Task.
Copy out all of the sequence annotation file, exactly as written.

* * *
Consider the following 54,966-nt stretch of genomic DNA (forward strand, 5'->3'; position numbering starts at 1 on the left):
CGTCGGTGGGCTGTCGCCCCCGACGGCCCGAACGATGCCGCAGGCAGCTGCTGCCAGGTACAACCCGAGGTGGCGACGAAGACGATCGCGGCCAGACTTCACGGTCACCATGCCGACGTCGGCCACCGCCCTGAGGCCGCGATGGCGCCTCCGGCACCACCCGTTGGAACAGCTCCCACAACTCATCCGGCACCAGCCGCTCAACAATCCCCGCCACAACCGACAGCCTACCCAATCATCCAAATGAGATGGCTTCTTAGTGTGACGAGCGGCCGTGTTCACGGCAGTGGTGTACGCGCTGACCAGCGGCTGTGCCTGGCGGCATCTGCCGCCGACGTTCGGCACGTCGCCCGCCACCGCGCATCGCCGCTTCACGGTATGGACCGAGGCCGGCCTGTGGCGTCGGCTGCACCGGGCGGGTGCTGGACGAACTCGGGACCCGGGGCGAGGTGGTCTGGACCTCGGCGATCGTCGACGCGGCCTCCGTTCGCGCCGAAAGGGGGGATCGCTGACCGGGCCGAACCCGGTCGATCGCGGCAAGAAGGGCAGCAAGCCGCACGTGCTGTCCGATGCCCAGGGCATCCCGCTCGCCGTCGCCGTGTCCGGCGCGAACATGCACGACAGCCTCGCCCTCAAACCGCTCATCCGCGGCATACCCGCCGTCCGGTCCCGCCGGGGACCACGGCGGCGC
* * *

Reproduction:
Consider the following 54,966-nt stretch of genomic DNA (forward strand, 5'->3'; position numbering starts at 1 on the left):
CGTCGGTGGGCTGTCGCCCCCGACGGCCCGAACGATGCCGCAGGCAGCTGCTGCCAGGTACAACCCGAGGTGGCGACGAAGACGATCGCGGCCAGACTTCACGGTCACCATGCCGACGTCGGCCACCGCCCTGAGGCCGCGATGGCGCCTCCGGCACCACCCGTTGGAACAGCTCCCACAACTCATCCGGCACCAGCCGCTCAACAATCCCCGCCACAACCGACAGCCTACCCAATCATCCAAATGAGATGGCTTCTTAGTGTGACGAGCGGCCGTGTTCACGGCAGTGGTGTACGCGCTGACCAGCGGCTGTGCCTGGCGGCATCTGCCGCCGACGTTCGGCACGTCGCCCGCCACCGCGCATCGCCGCTTCACGGTATGGACCGAGGCCGGCCTGTGGCGTCGGCTGCACCGGGCGGGTGCTGGACGAACTCGGGACCCGGGGCGAGGTGGTCTGGACCTCGGCGATCGTCGACGCGGCCTCCGTTCGCGCCGAAAGGGGGGATCGCTGACCGGGCCGAACCCGGTCGATCGCGGCAAGAAGGGCAGCAAGCCGCACGTGCTGTCCGATGCCCAGGGCATCCCGCTCGCCGTCGCCGTGTCCGGCGCGAACATGCACGACAGCCTCGCCCTCAAACCGCTCATCCGCGGCATACCCGCCGTCCGGTCCCGCCGGGGACCACGGCGGCGC